Hard things are still hard. One of my favourite people in the whole wide world passed on this year. I had to have my cat euthanised. Two of my closest friendships have fallen apart. My dad was diagnosed with really scary cancer. I am unable to visit family back in the UK due to fears of infection (as well as shut / sticky borders etc …). My coming out as trans hasn’t always been received with the grace and understanding I would have liked, I’ve been disappointed by some reactions to my truth and my choices. And I haven’t turned to booze during these tricky feelings. I have fought the urge(s) to grab a bottle of wine or whiskey and set fire to the feelings, or drown them in poison. I’ve resisted the pull towards destruction – of myself or others. I’m not always AF Zen Warrior Goddess, but I’m trying. I am further developing empathy both for others and for myself. I’m realising what is mine to carry, and what is not. I realised I need an extra source of safety and support, and am getting that from therapy. Through being AF, I can better see and feel what I need, and act to get that.
Listening to myself and my body is key. Especially after the initial COVID-19 infection and subsequent tail-end consequences (I’m so glad and grateful I’d already left the booze and nicotine behind, I’m 100% convinced it would have been a LOT worse) of fatigue and joint pain – if my body tells me I’m tired, it’s because I’m tired. So I rest. Particularly in the early days, treating ourselves like kids is really helpful – plenty of sleep, plenty of good food, plenty of treats, plenty of kind, gentle words. Rest, reward, rinse, repeat.
Talking of rewards – I calculated how much I was spending on booze and nicotine, and decided that on any given day, I could spend that amount of money, no questions asked, no guilt to be had ever. I have bought myself ridiculously overpriced AF wine (in the early days), new proper knives, a fucking grown-up’s salad spinner, a bike, a load of harem pants (hello working from home glam realness), a new yoga mat that has never been pissed on by a cat, books, and donations to causes that I care about. I don’t spend as much money as I used to, but I do enjoy being able to treat myself and others in ways that make me happy and feel good, rather than providing me with the false highs and real, crushing lows that come from alcohol.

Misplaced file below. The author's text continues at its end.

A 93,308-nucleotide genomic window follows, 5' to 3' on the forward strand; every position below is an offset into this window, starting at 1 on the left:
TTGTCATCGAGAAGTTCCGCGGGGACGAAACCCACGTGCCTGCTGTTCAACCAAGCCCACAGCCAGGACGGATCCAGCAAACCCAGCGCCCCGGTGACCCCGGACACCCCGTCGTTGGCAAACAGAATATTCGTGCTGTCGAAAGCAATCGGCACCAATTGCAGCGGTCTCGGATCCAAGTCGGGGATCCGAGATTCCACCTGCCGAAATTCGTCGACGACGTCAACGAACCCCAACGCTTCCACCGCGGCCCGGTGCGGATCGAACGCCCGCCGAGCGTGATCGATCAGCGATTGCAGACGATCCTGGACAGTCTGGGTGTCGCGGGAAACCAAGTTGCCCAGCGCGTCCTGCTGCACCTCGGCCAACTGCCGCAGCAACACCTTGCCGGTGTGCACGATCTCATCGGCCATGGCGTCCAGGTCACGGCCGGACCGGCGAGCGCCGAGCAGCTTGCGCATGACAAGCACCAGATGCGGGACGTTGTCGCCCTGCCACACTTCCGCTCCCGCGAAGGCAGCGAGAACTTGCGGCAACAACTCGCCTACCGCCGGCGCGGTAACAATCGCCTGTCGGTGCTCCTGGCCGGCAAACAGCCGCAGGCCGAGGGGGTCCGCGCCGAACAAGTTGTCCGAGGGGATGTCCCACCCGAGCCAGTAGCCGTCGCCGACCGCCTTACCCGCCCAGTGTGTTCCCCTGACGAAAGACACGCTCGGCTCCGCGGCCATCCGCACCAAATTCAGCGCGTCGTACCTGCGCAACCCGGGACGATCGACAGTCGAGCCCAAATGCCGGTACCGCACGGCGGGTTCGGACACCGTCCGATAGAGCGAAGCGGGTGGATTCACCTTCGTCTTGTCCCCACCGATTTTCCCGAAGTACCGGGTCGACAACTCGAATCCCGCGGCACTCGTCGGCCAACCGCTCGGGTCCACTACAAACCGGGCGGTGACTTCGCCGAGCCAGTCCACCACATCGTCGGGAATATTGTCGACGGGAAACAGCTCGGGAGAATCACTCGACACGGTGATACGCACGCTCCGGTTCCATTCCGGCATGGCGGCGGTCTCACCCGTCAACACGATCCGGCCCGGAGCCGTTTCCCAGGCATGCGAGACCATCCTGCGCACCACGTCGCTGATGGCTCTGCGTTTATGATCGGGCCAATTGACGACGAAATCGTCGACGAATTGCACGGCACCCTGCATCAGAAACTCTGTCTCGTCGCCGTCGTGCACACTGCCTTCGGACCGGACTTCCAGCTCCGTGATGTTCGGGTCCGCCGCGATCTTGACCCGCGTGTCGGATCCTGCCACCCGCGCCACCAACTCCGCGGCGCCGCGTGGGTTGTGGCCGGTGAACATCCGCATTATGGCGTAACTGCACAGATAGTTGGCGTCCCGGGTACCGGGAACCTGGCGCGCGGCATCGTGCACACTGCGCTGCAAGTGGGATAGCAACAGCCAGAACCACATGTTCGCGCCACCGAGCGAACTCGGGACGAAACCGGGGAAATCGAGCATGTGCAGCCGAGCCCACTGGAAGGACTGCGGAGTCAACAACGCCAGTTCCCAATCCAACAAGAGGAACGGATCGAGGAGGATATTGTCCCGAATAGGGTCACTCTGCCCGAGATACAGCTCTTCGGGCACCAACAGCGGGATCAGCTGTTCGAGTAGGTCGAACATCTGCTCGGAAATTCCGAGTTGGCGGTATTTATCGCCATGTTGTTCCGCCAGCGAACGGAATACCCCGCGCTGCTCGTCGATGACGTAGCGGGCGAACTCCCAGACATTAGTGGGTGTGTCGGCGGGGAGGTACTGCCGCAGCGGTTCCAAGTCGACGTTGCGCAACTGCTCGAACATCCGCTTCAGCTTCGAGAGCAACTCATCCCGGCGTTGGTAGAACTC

I’m super lucky. I’d had 3 years of therapy and became a certified business and life coach last year after following a 9-month intensive course. Working from home and with a flexible schedule meant that I was able to concentrate on myself and the journey in the first few weeks and months. I found my tribe and got an amazing amount of support from them. I had a sober lighthouse who showed me some of the benefits for her, and I have met so many others so far along the journey. I want to carry on talking about and working in the world of sobriety, fighting to destigmatise it, doing what I can to amplify the necessary diversity of voices and faces and stories in the AF world.
I have a voice. I can effect change. I can inspire. I can tell my truth and be heard. I can be me. I can write. I can own my words. I want to use my soberskills and soberpowers to help make the world a better place for people, on an individual level but also for the wider world in general. Whether it’s through my coaching, writing, mentoring or friendship – I want to continue learning and also spreading the benefits of what I’ve learned.